3 Reasons Some People Just Shouldn’t Have A Dog

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Dogs are a lot of work. It’s easy to walk into your nearest animal rescue or breeder’s office and lock eyes with a cute, pudgy dachshund that makes your heart melt. The instant infatuation with their small legs and giant ears may be all it takes to bring a new best friend home.

But this breed, and many others, are a lot of hard work – trust me (I have a little dachshund sitting next to me).

The dog’s eyes didn’t tell you that 1 in 4 dachshunds get intervertebral disc disease (link: http://www.ufaw.org.uk/dogs/dachshund-intervertebral-disc-disease). Some go fully paralyzed and others need 6 – 8 weeks of cage rest in hopes that they’ll regain function. You’re not a bad person if you’re thinking this is too much risk for a furry friend – it’s just that some breeds need a lot more attention than others.

There’s also a chance (even slightly) that you’re just not made to have a dog. It’s kind of like babysitting your niece and nephew. You may love the time you spend together, but when their parents come home, you’re relieved you can give them back.

There are signs that a person shouldn’t have a dog:

1. You’re Not Financially Stable

Dogs cost a lot of money. Sure, it may seem like $30 a month for food is an expensive you’re willing to endure for a dog, but the expenses don’t end there. US News reported that dog care can cost $4,620 - $32,990 over a 12-year span (link: http://money.usnews.com/money/personal-finance/articles/2013/01/14/is-your-new-dog-a-money-pit).

That’s a lot of money. At the high-end, these are costs for expensive kennels, training and doggy daycare, so don’t expect to spend this much.

But going back to our previous example of a dachshund. Surgery to repair a disc (with a high chance of recurrence) is $3,000 - $8,000+, depending on the city and state. Add in routine vet visits, therapy after surgery and lifetime costs, and you can easily see how the expenses can mount up quickly.

If you barely have enough money to put food on the table, you may want to think twice about adopting Fido.

2. You Live at Work

Life’s hard as an adult. We’re all trying to make enough money to pay the bills, go on a dream vacation, and we work too much. If you’re at work for 60 hours a week, have kids and want to have a social life on top of it all, a dog may not be the best choice for you.

Dogs are pack animals by nature, and if their leader is only there for a brief moment with just enough time for a short walk in the morning and an hour at night, your best friend (Fido) will be lonely.

Ask yourself this one question: will my dog be alone most of the time?

If the answer is “yes,” you might be too busy for a dog right now. No one is expecting you to reduce your hours at work or send your son to boarding school to take care of a dog, but if you honestly don’t have the time to spend with a pup, hold off on getting one.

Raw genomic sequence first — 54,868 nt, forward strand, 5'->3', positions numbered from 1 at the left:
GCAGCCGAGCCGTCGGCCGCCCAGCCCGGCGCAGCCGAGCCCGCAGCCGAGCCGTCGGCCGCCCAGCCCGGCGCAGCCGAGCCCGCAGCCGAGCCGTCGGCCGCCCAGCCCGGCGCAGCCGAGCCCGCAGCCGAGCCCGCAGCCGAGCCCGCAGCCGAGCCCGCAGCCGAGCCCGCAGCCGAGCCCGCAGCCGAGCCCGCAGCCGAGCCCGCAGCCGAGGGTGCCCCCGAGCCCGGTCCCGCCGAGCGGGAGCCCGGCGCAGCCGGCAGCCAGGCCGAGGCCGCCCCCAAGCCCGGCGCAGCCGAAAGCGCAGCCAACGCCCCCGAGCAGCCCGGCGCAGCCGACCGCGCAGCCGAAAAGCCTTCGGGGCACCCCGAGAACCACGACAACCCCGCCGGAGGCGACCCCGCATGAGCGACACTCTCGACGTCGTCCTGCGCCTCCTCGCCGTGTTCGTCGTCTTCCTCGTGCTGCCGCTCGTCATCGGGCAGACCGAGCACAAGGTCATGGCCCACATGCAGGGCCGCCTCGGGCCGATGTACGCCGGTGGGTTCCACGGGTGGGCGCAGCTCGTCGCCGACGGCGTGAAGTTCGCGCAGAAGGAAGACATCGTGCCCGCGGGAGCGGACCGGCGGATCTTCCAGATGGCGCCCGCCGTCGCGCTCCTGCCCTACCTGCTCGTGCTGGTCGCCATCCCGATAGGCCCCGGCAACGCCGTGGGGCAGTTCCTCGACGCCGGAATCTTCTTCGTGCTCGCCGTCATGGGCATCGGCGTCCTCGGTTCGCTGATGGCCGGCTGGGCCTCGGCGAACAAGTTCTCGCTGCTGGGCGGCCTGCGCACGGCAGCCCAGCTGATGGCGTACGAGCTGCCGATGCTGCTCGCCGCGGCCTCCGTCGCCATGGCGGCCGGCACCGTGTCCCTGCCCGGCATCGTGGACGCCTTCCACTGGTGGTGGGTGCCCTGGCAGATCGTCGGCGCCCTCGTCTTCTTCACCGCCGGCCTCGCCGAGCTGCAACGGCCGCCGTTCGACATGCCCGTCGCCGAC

3. You Don’t Have the Patience to Train a Dog

Some dogs are smart – really smart. German shepherds and golden retrievers are very intelligent, but even these breeds need to be trained properly. If you get a dog that is a little more of a free spirit, like a Siberian husky, you’ll have to dedicate a lot of time to training them.

The Mirror Method works well (link: http://bestdogcratesandbeds.com/mirror-method-dog-training/), but even the utmost in positive reinforcement won’t work if it’s not consistent.

And some dogs simply don’t get it. A lot of dogs will need to go to a dog trainer to learn the basics. There are even environmental factors that can play a role in a dog not listening to even basic commands.

Introducing a new baby into the home can be a difficult task.

Maybe Fido has food aggression. If little Jeffrey crawls near his food bowl, will the dog lash out? It takes a split second for an accident to occur, and if your dog isn’t properly trained, it can have dire consequences.

Cesar Millan wrote the 5 rules for choosing a dog trainer (link: http://www.huffingtonpost.com/cesar-millan/cesar-millans-5-rules-for-choosing-a-dog-trainer_b_8972172.html) that can help in your journey to find the right trainer for your dog.

Maybe your dog’s temperament is fine, but he isn’t house trained. He may even run out of the door when you walk in the house. Maybe he constantly chews on table legs, shoes or any item he can wrap his teeth around.

Can you handle this behavior and work to correct it? Do you have a temperament problem? These are questions people forget to ask themselves when they get a new dog.
Patience is a necessity when getting a new dog, and if you don’t have patience, maybe it’s time to get a goldfish.

If you can relate to these points, it may not be the right time for you to get a dog. Reevaluate how you feel in a few months and see if anything changes. Don’t let literal puppy love cause you to take on a responsibility you can’t handle.

This article was written and provided by Joe Hughes of Best Dog Crates and Beds(link: http://bestdogcratesandbeds.com), a leading resource in dog training tips and advice. You can reach him at Joe@BestDogCratesAndBeds.com

PHOTO CREDIT: https://www.pexels.com/photo/person-woman-summer-girl-4273/

This story is a guest submission and does not reflect the views of Dogs Monthly Magazine, always consult a qualified expert.

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